When the ink dried on the personal income tax legislation in 1913, a mere 0.5% of the population found themselves entangled in the web of individual tax returns. Fast forward to the present, and almost half of the population is immersed in the intricate dance of individual tax returns, with personal income tax emerging as the primary revenue stream for the federal government.
According to the Joint Committee on Taxation's insights in the 'Overview of the Federal Tax System As In Effect for 2017,' individual income tax is projected to constitute a significant 48.5% of federal receipts in 2017. The Trump Administration has unveiled its proposal for Individual Tax Reform, centered on three key pillars:
- Reduction of Tax Brackets: The plan suggests streamlining the seven existing tax brackets into three, specifically at 12%, 25%, and 35%.
- Standard Deduction Doubling: Doubling the standard deduction is proposed, aiming to simplify tax calculations and reduce the need for itemizing deductions.
- Tax Relief for Families: A focus on providing tax relief for families grappling with child and dependent care expenses.
What's intriguing is the historical echo in this proposed reform. Over a century ago, when the personal income tax made its debut, it featured seven distinct tax brackets. Additionally, the government incorporated various tax expenditures, including the home mortgage interest deduction, deductions for state and local taxes, and the exclusion of interest on government bonds.
While the structure of the individual income tax has endured across the decades, the accompanying instructions have experienced a meteoric expansion. In 1913, Form 1040 was accompanied by a mere two pages of instructions. Today, the individual income tax labyrinth comes with over 200 pages of instructions and nearly 200 supplemental forms.
Reducing the number of tax brackets from 7 to 3 promises a simpler system, reminiscent of its 1913 counterpart, but it raises concerns about progressivity. Simplification could potentially result in a less progressive tax system, meaning the federal government might collect less revenue over a 10-year budget window.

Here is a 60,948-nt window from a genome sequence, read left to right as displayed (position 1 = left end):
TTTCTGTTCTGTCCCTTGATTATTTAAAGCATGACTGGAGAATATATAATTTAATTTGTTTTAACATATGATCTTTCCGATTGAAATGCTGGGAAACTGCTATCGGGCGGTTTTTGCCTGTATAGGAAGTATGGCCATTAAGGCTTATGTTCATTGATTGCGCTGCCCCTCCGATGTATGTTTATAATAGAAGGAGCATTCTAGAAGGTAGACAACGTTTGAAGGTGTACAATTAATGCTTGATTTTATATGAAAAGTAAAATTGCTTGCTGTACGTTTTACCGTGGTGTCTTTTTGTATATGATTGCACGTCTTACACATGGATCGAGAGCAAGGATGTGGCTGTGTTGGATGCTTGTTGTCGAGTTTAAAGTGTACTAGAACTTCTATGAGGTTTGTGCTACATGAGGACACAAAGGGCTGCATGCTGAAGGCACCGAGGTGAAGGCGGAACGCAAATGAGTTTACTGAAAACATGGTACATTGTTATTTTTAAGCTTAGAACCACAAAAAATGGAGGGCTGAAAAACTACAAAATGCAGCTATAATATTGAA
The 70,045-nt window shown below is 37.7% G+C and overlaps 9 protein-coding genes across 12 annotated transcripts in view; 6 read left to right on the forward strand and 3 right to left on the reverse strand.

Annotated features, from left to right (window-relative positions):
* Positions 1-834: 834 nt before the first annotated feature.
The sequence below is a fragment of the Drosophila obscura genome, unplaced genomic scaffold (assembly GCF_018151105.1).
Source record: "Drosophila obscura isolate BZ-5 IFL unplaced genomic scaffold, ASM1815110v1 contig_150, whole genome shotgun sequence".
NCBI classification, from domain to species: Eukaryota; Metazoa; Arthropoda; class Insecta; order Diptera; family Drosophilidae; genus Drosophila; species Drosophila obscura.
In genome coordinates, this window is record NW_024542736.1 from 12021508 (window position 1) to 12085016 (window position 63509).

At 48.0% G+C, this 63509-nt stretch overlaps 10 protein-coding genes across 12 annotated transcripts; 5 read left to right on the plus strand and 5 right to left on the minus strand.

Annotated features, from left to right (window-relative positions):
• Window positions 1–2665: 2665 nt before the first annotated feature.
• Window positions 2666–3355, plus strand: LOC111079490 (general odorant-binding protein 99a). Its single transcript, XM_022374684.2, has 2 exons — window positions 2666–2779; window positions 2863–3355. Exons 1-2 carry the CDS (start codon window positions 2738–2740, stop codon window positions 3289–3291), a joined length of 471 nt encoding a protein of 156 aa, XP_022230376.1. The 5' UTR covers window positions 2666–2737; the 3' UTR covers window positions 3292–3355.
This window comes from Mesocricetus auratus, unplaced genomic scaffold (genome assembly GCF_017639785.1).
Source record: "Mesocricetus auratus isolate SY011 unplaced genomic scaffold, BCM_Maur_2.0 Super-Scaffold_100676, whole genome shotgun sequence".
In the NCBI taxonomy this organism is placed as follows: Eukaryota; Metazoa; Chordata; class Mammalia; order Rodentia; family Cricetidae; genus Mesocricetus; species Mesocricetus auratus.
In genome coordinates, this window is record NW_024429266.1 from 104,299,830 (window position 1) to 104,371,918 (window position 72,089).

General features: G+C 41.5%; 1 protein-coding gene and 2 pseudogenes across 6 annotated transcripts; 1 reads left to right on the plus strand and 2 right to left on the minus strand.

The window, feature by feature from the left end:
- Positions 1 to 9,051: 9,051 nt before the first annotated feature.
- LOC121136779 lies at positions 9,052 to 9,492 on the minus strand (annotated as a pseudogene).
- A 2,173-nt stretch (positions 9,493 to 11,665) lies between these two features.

Doubling the standard deduction injects a dose of simplicity into the tax calculation. A doubled standard deduction implies a reduced need for itemizing deductions, leading to a more straightforward tax form. Moreover, this move renders more taxpayers exempt from the individual income tax. If, for instance, the standard deduction increases to $24,000 for a married couple, the couple could earn up to this amount before being subject to federal income tax.
This, however, is merely the tip of the iceberg. With additional tax benefits potentially available—expanded child tax credits, Earned Income Tax Credit (EITC), and a new credit for non-child dependents—a couple could find themselves earning significantly more than $24,000 before facing federal income taxes.
As the Administration charts the course for its tax plan, a critical evaluation of the long-term implications is essential. Implementing new tax expenditures alongside reductions in tax rates requires a meticulous balancing act, ensuring the government can sustain its revenue intake.
Amidst the nearly 200 IRS forms tethered to the individual tax return, it is undeniable that our system is ripe for reform. The challenge, however, lies in striking a balance between the advantages of heightened simplicity and the revenue decrease typically associated with rate cuts and provisions that dilute progressivity.
This challenge mandates compromise from both the chambers of Congress and the White House, underscoring the intricate negotiations ahead. Without compromise, the pursuit of a revenue-neutral tax reform package will be an uphill battle. As the wheels of tax reform set in motion, the nation braces for a transformation that will shape the financial landscape for generations to come.